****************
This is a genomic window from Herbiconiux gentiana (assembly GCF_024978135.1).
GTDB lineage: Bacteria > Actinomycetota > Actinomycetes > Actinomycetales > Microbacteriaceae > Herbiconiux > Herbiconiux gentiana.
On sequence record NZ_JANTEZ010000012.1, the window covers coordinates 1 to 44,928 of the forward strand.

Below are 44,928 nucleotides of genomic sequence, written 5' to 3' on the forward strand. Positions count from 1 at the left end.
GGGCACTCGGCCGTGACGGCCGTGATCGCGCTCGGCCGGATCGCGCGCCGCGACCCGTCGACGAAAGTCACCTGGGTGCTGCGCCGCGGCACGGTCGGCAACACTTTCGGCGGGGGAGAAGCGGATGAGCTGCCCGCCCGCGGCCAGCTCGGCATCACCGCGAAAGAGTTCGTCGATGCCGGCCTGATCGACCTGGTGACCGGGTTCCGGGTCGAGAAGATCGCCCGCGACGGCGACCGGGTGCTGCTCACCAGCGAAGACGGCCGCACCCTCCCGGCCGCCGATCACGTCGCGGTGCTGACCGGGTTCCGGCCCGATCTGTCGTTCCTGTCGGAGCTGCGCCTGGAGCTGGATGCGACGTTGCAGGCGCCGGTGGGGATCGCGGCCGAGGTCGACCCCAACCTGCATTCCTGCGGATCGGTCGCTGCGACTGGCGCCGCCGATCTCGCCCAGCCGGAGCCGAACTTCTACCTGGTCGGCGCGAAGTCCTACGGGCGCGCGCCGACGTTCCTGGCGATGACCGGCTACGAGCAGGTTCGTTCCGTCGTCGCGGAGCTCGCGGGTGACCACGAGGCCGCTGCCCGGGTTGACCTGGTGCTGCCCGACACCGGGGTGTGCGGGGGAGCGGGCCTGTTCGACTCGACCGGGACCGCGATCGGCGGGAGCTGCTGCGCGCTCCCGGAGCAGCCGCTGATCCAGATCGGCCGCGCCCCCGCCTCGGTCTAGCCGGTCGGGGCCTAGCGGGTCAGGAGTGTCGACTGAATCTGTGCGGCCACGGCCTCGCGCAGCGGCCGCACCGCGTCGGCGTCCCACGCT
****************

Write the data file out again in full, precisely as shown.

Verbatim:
This is a genomic window from Herbiconiux gentiana (assembly GCF_024978135.1).
GTDB lineage: Bacteria > Actinomycetota > Actinomycetes > Actinomycetales > Microbacteriaceae > Herbiconiux > Herbiconiux gentiana.
On sequence record NZ_JANTEZ010000012.1, the window covers coordinates 1 to 44,928 of the forward strand.

Below are 44,928 nucleotides of genomic sequence, written 5' to 3' on the forward strand. Positions count from 1 at the left end.
GGGCACTCGGCCGTGACGGCCGTGATCGCGCTCGGCCGGATCGCGCGCCGCGACCCGTCGACGAAAGTCACCTGGGTGCTGCGCCGCGGCACGGTCGGCAACACTTTCGGCGGGGGAGAAGCGGATGAGCTGCCCGCCCGCGGCCAGCTCGGCATCACCGCGAAAGAGTTCGTCGATGCCGGCCTGATCGACCTGGTGACCGGGTTCCGGGTCGAGAAGATCGCCCGCGACGGCGACCGGGTGCTGCTCACCAGCGAAGACGGCCGCACCCTCCCGGCCGCCGATCACGTCGCGGTGCTGACCGGGTTCCGGCCCGATCTGTCGTTCCTGTCGGAGCTGCGCCTGGAGCTGGATGCGACGTTGCAGGCGCCGGTGGGGATCGCGGCCGAGGTCGACCCCAACCTGCATTCCTGCGGATCGGTCGCTGCGACTGGCGCCGCCGATCTCGCCCAGCCGGAGCCGAACTTCTACCTGGTCGGCGCGAAGTCCTACGGGCGCGCGCCGACGTTCCTGGCGATGACCGGCTACGAGCAGGTTCGTTCCGTCGTCGCGGAGCTCGCGGGTGACCACGAGGCCGCTGCCCGGGTTGACCTGGTGCTGCCCGACACCGGGGTGTGCGGGGGAGCGGGCCTGTTCGACTCGACCGGGACCGCGATCGGCGGGAGCTGCTGCGCGCTCCCGGAGCAGCCGCTGATCCAGATCGGCCGCGCCCCCGCCTCGGTCTAGCCGGTCGGGGCCTAGCGGGTCAGGAGTGTCGACTGAATCTGTGCGGCCACGGCCTCGCGCAGCGGCCGCACCGCGTCGGCGTCCCACGCT